Ontario Court Of Appeal Summaries (January 8 – January 12, 2018)

Below are this week's summaries of the civil decisions of the Court of Appeal.

Congratulations to our very own Bill Anderson for succeeding on the main issues in our client's appeal in Nemeth v. Hatch Ltd., 2018 ONCA 7. In this Employment law decision, the Court of Appeal found that it is not necessary to include an explicit stipulation in a termination clause of an employment agreement in order to displace the common law, as long as the intention is clear from the words used. Additionally, the Court of Appeal found that silence in a termination clause concerning an employee's entitlement to severance pay does not denote an intention to contract out of the Employment Standards Act.

In Trade Finance Solutions Inc. v. Equinox Global Limited, 2018 ONCA 12, the court enforced an arbitration clause in an insurance policy and stayed an action brought in Ontario in favour of arbitration in London, England. The "Action Against Insurer" clause stipulating the address for service of process on Lloyd's of London in Canada was found not to constitute an alternative dispute resolution clause. It was found to effectively be an address for service clause, which would include service of a notice of arbitration to be held in London.

Other topics include a review of the "Real and Substantial Connection Test" in Sgromo v. Scott., the Family law case of Lavie v. Lavie, in which the court reviewed the law relating to the imputing of income for the purposes of calculating support, and Brown v. Canada, which was a Charter damages case for unlawful detention of an illegal immigrant for the purpose of deportation.

Finally, I would like to invite all of our readers to attend the CLE that my partner, Lea Nebel and I will be chairing featuring the top Court of Appeal decisions of the year. Justice Epstein will be making the keynote address. The CLE has been scheduled as a casual evening/dinner program at the OBA offices on Toronto Street to take place on Monday, February 26, 2018. In-person registration will be at 5:30, dinner will be served at 6, and the formal program will run from 6:30 to 8pm. For those who cannot attend in person, you can participate via live webcast. Please see the program agenda for further details and to register.

There are three decisions being featured. The first is Moore v Sweet, 2017 ONCA 182, which relates to the remedy of constructive trust. That case will be heard by the Supreme Court in the coming months. Counsel on that matter, David M. Smith and Jeremy Opolsky, have agreed to participate in our panel discussion. The second case is Presidential MSH Corporation v. Marr Foster & Co. LLP, 2017 ONCA. That case canvassed, summarized and clarified the law regarding when the "appropriate means" analysis under s. 5(1)(a)(iv) of the Limitation Act, 2002, can be applied to delay the start of the running of the basic two-year limitation period. Counsel for the parties on that matter, Allan Sternberg, Daniella Murynka and Michael Girard, will be our panelists. The law in this area is continuing to evolve. The third decision featured is Hodge v Neinstein, 2017 ONCA 494. That case has certainly received the attention of the plaintiffs' personal injury bar and the media and has, no doubt, been a catalyst behind the Law Society's efforts to develop a standard form contingency fee agreement and disclosure obligations aimed at providing better information to clients. Counsel for the class plaintiffs, Peter Waldmann, will be joined on our panel by Bevin Shores and Audrey P. Ramsay, who are involved with the OBA and the Law Society working groups looking at this issue.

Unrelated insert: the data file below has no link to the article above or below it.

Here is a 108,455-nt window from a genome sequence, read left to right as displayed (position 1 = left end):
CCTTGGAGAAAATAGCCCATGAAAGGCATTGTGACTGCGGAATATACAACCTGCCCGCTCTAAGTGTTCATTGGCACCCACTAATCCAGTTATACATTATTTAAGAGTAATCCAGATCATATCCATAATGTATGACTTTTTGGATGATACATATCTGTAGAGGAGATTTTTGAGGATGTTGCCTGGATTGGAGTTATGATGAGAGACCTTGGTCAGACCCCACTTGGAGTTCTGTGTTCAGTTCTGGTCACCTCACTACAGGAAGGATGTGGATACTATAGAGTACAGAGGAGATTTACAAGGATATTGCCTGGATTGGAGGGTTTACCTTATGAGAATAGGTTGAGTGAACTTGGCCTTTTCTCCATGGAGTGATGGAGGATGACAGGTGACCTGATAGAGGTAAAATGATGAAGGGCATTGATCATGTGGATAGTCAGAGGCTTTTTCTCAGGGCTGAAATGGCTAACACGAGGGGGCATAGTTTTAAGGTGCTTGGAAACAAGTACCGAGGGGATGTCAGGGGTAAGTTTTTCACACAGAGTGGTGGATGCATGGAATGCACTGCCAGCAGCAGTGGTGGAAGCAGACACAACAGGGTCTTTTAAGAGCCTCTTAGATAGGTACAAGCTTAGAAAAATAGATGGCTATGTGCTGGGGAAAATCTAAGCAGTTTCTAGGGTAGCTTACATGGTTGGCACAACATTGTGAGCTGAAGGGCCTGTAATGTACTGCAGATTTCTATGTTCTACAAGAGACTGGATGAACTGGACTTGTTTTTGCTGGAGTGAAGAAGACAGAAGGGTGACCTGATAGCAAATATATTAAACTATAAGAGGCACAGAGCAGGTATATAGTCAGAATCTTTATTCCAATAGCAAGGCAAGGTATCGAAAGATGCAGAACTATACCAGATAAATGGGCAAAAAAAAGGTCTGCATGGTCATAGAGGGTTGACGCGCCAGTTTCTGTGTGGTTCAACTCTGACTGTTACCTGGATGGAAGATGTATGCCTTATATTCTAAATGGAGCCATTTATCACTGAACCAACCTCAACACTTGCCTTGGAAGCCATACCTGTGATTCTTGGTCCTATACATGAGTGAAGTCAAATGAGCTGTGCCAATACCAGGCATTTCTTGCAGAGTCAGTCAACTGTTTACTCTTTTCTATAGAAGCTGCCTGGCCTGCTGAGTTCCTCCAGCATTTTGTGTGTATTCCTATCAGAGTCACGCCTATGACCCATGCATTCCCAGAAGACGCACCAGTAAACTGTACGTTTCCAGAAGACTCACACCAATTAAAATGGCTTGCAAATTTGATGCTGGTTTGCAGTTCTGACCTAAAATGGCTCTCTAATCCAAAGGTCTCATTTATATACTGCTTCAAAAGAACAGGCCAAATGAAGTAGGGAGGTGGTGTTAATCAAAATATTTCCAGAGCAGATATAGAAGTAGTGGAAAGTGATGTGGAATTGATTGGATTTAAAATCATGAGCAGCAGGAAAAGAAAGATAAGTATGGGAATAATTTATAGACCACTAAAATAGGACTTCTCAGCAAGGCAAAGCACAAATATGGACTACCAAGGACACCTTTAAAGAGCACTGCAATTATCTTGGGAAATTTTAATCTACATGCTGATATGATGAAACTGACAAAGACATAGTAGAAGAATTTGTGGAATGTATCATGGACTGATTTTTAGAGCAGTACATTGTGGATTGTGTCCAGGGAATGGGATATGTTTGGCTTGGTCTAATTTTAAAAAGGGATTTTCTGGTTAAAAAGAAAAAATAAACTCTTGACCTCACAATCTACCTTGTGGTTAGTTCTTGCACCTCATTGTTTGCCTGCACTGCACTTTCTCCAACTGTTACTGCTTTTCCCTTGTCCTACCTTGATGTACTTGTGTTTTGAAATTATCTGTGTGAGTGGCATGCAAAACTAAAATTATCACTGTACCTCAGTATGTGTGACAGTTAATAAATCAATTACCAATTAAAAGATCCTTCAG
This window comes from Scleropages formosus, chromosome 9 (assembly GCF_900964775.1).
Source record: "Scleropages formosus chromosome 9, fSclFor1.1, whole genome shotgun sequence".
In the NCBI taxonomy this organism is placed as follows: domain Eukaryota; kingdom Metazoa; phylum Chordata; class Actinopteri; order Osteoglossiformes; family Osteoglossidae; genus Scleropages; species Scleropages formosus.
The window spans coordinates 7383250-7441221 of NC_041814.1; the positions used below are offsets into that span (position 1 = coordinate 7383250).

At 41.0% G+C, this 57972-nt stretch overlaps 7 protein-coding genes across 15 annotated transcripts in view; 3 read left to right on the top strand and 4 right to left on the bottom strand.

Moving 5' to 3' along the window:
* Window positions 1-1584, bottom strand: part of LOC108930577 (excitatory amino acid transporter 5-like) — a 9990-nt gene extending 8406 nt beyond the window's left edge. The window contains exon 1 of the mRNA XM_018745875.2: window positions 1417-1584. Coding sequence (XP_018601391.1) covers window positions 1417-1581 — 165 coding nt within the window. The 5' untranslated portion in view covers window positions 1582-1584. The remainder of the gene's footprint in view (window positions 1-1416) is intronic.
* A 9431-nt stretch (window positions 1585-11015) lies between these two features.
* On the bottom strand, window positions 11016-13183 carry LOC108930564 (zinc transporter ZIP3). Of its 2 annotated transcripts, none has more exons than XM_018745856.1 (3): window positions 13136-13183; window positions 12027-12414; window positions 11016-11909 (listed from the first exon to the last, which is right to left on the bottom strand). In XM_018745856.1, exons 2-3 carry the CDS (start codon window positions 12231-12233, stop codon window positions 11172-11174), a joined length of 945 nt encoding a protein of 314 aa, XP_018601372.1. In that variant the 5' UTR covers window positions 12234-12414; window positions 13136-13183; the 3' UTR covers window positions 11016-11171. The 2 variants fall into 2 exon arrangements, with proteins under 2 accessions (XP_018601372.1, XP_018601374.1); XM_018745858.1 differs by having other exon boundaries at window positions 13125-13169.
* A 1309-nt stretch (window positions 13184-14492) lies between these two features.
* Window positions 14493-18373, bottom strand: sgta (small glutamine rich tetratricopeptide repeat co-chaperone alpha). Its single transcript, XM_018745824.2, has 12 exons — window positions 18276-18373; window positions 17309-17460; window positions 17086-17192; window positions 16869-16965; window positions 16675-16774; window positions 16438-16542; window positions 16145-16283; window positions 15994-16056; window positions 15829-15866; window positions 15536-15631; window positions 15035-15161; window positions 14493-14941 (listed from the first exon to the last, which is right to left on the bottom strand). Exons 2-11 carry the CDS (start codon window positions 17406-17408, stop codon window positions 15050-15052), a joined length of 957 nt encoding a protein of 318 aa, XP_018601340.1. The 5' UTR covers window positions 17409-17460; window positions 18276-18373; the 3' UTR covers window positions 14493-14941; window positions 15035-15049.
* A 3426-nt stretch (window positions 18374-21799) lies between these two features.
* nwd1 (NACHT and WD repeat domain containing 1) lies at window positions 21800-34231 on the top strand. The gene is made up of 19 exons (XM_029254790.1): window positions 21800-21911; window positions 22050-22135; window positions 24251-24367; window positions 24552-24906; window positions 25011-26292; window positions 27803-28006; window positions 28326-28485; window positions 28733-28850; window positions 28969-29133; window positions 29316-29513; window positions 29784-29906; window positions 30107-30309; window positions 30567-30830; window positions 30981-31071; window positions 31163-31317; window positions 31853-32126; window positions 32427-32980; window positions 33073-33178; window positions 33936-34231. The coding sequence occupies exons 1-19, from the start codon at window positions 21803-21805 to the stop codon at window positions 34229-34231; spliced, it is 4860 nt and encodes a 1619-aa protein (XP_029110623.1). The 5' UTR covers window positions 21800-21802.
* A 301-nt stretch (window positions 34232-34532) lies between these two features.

Enjoy the weekend,


Nemeth v. Hatch Ltd., 2018 ONCA 7

[Sharpe, Benotto and Roberts JJ.A.]


DN Persaud and S Pope, for the appellant

William D. Anderson, for the respondent

Keywords: Employment Law, Termination Without Cause, Termination Clauses, Notice Employment Standards Act, 2000, S.O. 2000, c. 41, Machtinger v. HOJ Industries Ltd., [1992] 1 S.C.R. 986,Wood v. Fred Deeley Imports Ltd., 2017 ONCA 158


The appellant appeals from the dismissal of his action for damages arising out of the termination of his employment without cause, following his motion for summary judgment. The appellant was employed by the defendant for just over 19 years when his employment was terminated. The defendant gave the appellant 8 weeks' notice of termination, paid him 19.42 weeks' salary as severance pay, and continued his benefits, including his pension benefits, during the 8-week notice period. This was consistent with the appellant's minimum entitlements under the Employment Standards Act, 2000, S.O. 2000, c. 41 (the "ESA"), and reflected the respondent's interpretation of the termination clause in the appellant's employment contract. The termination clause provided that "the notice period shall amount to one week per year of service with a minimum of four weeks or the notice required by the applicable labour legislation."